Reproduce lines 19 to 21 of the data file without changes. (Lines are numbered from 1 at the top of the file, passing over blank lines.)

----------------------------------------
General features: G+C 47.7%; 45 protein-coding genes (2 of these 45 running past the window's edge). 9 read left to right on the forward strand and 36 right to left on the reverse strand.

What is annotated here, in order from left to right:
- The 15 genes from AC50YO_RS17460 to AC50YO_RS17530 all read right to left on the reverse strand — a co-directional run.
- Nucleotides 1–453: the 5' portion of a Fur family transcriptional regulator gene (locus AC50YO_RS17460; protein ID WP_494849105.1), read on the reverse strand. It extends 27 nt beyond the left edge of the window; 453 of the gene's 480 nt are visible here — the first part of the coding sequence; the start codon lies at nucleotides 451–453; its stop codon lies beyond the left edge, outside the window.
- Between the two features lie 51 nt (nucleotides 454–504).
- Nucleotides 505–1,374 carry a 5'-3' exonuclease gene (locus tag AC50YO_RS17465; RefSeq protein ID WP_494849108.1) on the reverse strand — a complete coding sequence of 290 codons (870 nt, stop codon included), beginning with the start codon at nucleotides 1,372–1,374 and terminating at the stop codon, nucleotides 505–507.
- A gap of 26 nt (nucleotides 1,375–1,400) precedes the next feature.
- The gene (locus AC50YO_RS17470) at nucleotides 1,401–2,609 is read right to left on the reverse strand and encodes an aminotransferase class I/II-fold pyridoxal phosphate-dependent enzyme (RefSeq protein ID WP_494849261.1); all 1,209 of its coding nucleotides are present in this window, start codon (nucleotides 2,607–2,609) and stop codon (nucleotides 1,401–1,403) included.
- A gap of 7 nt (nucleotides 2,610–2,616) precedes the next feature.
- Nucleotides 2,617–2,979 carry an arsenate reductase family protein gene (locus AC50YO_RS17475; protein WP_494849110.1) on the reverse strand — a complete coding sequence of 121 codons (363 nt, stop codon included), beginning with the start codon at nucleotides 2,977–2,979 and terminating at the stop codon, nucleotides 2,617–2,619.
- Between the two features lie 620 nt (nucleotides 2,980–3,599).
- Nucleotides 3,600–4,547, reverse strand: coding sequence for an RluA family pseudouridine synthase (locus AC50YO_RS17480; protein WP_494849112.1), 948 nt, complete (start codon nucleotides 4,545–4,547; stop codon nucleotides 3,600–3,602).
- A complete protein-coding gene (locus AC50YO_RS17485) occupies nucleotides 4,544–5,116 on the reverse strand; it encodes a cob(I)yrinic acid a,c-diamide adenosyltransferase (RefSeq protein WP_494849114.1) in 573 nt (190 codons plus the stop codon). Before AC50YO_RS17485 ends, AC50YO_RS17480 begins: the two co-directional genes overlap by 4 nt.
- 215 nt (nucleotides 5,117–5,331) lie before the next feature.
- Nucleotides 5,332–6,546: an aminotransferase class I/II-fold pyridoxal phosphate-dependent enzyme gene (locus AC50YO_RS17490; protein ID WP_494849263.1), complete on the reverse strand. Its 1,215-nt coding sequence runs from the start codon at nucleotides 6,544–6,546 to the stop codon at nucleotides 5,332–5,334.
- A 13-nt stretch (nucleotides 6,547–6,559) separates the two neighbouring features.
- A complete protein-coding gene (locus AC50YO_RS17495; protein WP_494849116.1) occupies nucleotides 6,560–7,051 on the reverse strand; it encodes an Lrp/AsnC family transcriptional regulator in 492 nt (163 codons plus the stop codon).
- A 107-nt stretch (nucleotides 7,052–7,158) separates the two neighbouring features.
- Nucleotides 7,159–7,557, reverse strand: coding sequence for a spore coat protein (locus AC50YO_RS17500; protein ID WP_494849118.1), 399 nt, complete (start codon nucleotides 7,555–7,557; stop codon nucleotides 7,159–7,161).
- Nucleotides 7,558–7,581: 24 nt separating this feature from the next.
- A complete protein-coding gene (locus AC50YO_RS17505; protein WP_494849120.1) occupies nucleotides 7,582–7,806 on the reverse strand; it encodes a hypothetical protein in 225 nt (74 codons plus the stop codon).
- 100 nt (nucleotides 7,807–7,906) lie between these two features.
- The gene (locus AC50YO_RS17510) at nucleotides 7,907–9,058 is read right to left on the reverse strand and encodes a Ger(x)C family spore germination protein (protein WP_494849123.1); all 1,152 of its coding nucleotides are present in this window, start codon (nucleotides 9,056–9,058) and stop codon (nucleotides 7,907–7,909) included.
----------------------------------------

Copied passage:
- Nucleotides 7,159–7,557, reverse strand: coding sequence for a spore coat protein (locus AC50YO_RS17500; protein ID WP_494849118.1), 399 nt, complete (start codon nucleotides 7,555–7,557; stop codon nucleotides 7,159–7,161).
- Nucleotides 7,558–7,581: 24 nt separating this feature from the next.
- A complete protein-coding gene (locus AC50YO_RS17505; protein WP_494849120.1) occupies nucleotides 7,582–7,806 on the reverse strand; it encodes a hypothetical protein in 225 nt (74 codons plus the stop codon).